Following the violent assault on an Eldorado High School teacher last week, teachers in the Clark County School District will stage a protest outside the district administrative offices Wednesday.
Last Thursday, a 16-year-old student was arrested on charges of sexual assault and attempted murder for an attack on the Eldorado teacher. The incident prompted the Clark County Education Association and Nevada Gov. Steve Sisolak to demand a safer environment for teachers in the district.
The attack marks the latest in a series of violent incidents that have gripped the district in recent weeks. Last month, in response to the violence, the district unveiled new disciplinary actions, including potential expulsion for students who engage in fighting.
But for Vicki Kreidel, a second-grade teacher and president of the National Education Association of Southern Nevada, the measures do not do enough to solve the larger issue of violence on school campuses.
Kreidel, who is just one of the educators who mobilized as part of a grassroots effort to stage Wednesday’s protest, said she originally was in favor of town halls where Superintendent Jesus Jara could hear concerns from parents and staff directly.
“It’s too late for that now. Somebody almost died,” Kreidel told The Review-Journal. “Now we need some immediate, short-term solutions put into place and we need a longer list of long-term solutions that need to be put in place before next school year.”
The Clark County School District — the fifth largest in the country — has seen over 1,000 logged citations and arrests since January and 3,000 assaults, battery cases and fights since the start of the school year, CCSD Police Chief Henry Blackeye said at a press conference last month.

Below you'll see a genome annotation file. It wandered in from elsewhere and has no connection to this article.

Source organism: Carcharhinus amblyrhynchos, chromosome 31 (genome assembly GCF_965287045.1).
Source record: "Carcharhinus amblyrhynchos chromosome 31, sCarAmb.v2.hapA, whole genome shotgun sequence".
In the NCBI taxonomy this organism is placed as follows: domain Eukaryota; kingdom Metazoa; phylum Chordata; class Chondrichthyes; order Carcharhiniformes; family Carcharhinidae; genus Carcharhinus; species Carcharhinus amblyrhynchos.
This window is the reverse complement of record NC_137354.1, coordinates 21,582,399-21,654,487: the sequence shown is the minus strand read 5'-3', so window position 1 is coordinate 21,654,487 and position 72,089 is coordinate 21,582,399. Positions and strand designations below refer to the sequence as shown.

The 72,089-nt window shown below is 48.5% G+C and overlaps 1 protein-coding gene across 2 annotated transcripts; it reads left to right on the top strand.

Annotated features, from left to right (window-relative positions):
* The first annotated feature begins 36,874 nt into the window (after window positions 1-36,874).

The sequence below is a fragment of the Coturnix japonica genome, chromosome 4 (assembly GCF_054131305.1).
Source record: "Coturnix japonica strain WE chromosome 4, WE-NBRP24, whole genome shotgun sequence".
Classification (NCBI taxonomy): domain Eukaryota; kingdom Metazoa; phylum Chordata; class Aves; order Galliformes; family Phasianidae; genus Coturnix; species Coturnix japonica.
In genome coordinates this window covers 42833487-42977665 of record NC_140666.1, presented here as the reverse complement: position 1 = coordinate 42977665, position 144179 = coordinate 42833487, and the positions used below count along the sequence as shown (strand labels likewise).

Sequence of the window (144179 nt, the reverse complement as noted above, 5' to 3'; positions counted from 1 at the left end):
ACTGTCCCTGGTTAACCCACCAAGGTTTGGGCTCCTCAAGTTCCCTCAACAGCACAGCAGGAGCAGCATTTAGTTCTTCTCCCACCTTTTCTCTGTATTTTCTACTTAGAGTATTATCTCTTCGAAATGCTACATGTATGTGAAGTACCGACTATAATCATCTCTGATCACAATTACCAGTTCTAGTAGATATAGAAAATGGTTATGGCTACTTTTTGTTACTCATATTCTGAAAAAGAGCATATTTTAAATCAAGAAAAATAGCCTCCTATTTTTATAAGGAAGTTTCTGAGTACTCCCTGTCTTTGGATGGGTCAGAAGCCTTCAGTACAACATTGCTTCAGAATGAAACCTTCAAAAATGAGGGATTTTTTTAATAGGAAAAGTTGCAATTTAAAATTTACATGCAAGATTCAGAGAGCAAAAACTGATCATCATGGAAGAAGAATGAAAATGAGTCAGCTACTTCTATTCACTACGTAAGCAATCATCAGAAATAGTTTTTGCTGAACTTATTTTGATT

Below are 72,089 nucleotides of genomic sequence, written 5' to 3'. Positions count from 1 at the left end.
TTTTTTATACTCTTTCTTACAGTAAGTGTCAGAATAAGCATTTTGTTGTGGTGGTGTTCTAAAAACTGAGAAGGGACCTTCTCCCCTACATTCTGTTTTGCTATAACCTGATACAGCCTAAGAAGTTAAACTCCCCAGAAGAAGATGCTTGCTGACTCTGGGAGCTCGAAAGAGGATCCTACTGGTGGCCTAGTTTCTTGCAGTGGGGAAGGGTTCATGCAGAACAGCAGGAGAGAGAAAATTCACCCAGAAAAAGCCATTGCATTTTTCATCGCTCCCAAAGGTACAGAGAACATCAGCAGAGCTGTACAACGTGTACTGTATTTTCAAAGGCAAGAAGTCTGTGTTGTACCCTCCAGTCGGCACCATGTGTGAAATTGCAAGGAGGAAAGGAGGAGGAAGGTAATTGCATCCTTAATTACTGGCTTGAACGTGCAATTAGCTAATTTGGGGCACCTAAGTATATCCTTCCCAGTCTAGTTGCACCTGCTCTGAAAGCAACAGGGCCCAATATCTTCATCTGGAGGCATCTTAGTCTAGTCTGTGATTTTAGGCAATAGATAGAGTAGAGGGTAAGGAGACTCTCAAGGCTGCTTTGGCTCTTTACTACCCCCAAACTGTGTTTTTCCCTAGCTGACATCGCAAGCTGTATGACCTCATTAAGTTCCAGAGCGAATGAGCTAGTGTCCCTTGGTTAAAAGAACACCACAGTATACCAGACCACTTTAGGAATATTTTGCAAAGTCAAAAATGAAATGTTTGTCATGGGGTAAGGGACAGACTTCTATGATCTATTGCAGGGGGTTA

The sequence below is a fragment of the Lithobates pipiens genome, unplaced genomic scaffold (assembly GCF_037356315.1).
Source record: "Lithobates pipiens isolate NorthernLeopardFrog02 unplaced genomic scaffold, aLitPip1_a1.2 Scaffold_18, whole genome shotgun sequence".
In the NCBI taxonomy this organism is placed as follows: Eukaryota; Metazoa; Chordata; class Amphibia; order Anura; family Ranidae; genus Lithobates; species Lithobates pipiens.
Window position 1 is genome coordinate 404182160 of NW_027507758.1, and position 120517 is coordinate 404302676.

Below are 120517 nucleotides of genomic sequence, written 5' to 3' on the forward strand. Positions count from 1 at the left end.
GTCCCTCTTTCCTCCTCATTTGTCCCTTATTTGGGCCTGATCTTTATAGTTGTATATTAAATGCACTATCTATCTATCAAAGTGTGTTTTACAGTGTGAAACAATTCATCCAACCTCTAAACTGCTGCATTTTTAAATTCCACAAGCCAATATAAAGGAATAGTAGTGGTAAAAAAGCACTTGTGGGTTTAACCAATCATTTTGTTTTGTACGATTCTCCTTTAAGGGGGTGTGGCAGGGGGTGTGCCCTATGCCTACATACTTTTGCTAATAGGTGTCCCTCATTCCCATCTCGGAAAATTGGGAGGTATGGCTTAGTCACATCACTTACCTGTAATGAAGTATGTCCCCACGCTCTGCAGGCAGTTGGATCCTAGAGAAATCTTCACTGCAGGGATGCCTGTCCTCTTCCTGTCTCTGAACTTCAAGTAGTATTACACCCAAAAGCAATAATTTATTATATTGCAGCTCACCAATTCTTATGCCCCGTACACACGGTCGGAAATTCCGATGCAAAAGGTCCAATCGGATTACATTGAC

The district did not immediately respond to a request for comment about the planned protest, but Superintendent Jara said in a letter to staff Friday following the Eldorado attack that the safety of students and employees was a top priority.
“Violent acts, assaults, and bullying will not be tolerated in the Clark County School District, and those who choose to engage in these activities will be prosecuted to the fullest extent of the law,” Jara said. “Let me say again, unequivocally, violence will not be tolerated at Clark County Schools or against our students or staff.”
The protest is planned for 8:30 a.m. Wednesday, April 13 at the district’s Administrative Center, 5100 W. Sahara Ave. As of Tuesday, more than 400 people had indicated they were attending or interested in attending according to a Facebook event for the protest, and Kreidel invited the public to attend and show their support for educators.
“We’re hoping that this protest tomorrow…will help all the educators see that we can mobilize, we can work together and we can advocate for something that’s important together,” Kreidel said. “Student and staff safety matters. We hope that the district sees that educators have the community’s support so that they’ll take action.”